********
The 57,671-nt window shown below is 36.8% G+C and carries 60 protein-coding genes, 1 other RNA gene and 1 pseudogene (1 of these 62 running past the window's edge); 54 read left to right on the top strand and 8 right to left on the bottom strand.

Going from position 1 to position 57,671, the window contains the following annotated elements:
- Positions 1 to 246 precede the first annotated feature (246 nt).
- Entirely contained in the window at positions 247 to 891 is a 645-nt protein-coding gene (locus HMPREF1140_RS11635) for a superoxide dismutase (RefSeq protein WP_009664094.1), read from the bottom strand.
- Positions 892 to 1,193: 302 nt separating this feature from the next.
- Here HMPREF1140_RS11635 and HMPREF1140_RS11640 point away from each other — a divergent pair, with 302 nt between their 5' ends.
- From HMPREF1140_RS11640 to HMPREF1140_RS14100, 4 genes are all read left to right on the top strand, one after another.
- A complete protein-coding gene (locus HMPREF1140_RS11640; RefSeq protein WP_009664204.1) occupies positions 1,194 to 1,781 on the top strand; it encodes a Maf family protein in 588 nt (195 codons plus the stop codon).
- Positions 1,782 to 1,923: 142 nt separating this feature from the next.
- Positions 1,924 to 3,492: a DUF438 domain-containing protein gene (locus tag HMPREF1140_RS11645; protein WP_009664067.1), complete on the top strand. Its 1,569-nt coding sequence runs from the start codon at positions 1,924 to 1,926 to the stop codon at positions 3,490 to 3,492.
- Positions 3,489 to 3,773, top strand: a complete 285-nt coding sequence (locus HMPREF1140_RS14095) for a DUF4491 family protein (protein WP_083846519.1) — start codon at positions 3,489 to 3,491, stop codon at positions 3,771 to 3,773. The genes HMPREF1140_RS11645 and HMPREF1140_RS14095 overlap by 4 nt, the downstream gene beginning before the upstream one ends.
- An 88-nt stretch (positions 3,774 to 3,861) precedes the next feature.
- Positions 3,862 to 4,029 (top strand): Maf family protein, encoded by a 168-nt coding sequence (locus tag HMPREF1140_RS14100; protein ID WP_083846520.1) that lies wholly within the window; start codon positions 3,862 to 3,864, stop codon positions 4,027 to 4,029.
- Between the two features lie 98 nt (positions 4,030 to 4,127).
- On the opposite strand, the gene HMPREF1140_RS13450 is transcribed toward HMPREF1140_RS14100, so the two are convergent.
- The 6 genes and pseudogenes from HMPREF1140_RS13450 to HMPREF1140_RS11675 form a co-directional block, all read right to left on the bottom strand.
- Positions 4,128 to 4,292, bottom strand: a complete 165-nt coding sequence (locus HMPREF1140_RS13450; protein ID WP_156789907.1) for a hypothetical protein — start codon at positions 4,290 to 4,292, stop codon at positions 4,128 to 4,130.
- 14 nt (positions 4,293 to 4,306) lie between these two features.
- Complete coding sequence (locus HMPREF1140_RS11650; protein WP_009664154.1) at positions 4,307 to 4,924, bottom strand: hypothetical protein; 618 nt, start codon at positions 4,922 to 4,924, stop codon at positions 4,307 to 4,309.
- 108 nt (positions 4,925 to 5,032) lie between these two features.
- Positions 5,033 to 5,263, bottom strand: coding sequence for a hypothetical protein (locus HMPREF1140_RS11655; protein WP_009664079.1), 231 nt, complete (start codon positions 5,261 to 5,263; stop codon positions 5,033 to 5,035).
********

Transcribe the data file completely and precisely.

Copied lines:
The 57,671-nt window shown below is 36.8% G+C and carries 60 protein-coding genes, 1 other RNA gene and 1 pseudogene (1 of these 62 running past the window's edge); 54 read left to right on the top strand and 8 right to left on the bottom strand.

Going from position 1 to position 57,671, the window contains the following annotated elements:
- Positions 1 to 246 precede the first annotated feature (246 nt).
- Entirely contained in the window at positions 247 to 891 is a 645-nt protein-coding gene (locus HMPREF1140_RS11635) for a superoxide dismutase (RefSeq protein WP_009664094.1), read from the bottom strand.
- Positions 892 to 1,193: 302 nt separating this feature from the next.
- Here HMPREF1140_RS11635 and HMPREF1140_RS11640 point away from each other — a divergent pair, with 302 nt between their 5' ends.
- From HMPREF1140_RS11640 to HMPREF1140_RS14100, 4 genes are all read left to right on the top strand, one after another.
- A complete protein-coding gene (locus HMPREF1140_RS11640; RefSeq protein WP_009664204.1) occupies positions 1,194 to 1,781 on the top strand; it encodes a Maf family protein in 588 nt (195 codons plus the stop codon).
- Positions 1,782 to 1,923: 142 nt separating this feature from the next.
- Positions 1,924 to 3,492: a DUF438 domain-containing protein gene (locus tag HMPREF1140_RS11645; protein WP_009664067.1), complete on the top strand. Its 1,569-nt coding sequence runs from the start codon at positions 1,924 to 1,926 to the stop codon at positions 3,490 to 3,492.
- Positions 3,489 to 3,773, top strand: a complete 285-nt coding sequence (locus HMPREF1140_RS14095) for a DUF4491 family protein (protein WP_083846519.1) — start codon at positions 3,489 to 3,491, stop codon at positions 3,771 to 3,773. The genes HMPREF1140_RS11645 and HMPREF1140_RS14095 overlap by 4 nt, the downstream gene beginning before the upstream one ends.
- An 88-nt stretch (positions 3,774 to 3,861) precedes the next feature.
- Positions 3,862 to 4,029 (top strand): Maf family protein, encoded by a 168-nt coding sequence (locus tag HMPREF1140_RS14100; protein ID WP_083846520.1) that lies wholly within the window; start codon positions 3,862 to 3,864, stop codon positions 4,027 to 4,029.
- Between the two features lie 98 nt (positions 4,030 to 4,127).
- On the opposite strand, the gene HMPREF1140_RS13450 is transcribed toward HMPREF1140_RS14100, so the two are convergent.
- The 6 genes and pseudogenes from HMPREF1140_RS13450 to HMPREF1140_RS11675 form a co-directional block, all read right to left on the bottom strand.
- Positions 4,128 to 4,292, bottom strand: a complete 165-nt coding sequence (locus HMPREF1140_RS13450; protein ID WP_156789907.1) for a hypothetical protein — start codon at positions 4,290 to 4,292, stop codon at positions 4,128 to 4,130.
- 14 nt (positions 4,293 to 4,306) lie between these two features.
- Complete coding sequence (locus HMPREF1140_RS11650; protein WP_009664154.1) at positions 4,307 to 4,924, bottom strand: hypothetical protein; 618 nt, start codon at positions 4,922 to 4,924, stop codon at positions 4,307 to 4,309.
- 108 nt (positions 4,925 to 5,032) lie between these two features.
- Positions 5,033 to 5,263, bottom strand: coding sequence for a hypothetical protein (locus HMPREF1140_RS11655; protein WP_009664079.1), 231 nt, complete (start codon positions 5,261 to 5,263; stop codon positions 5,033 to 5,035).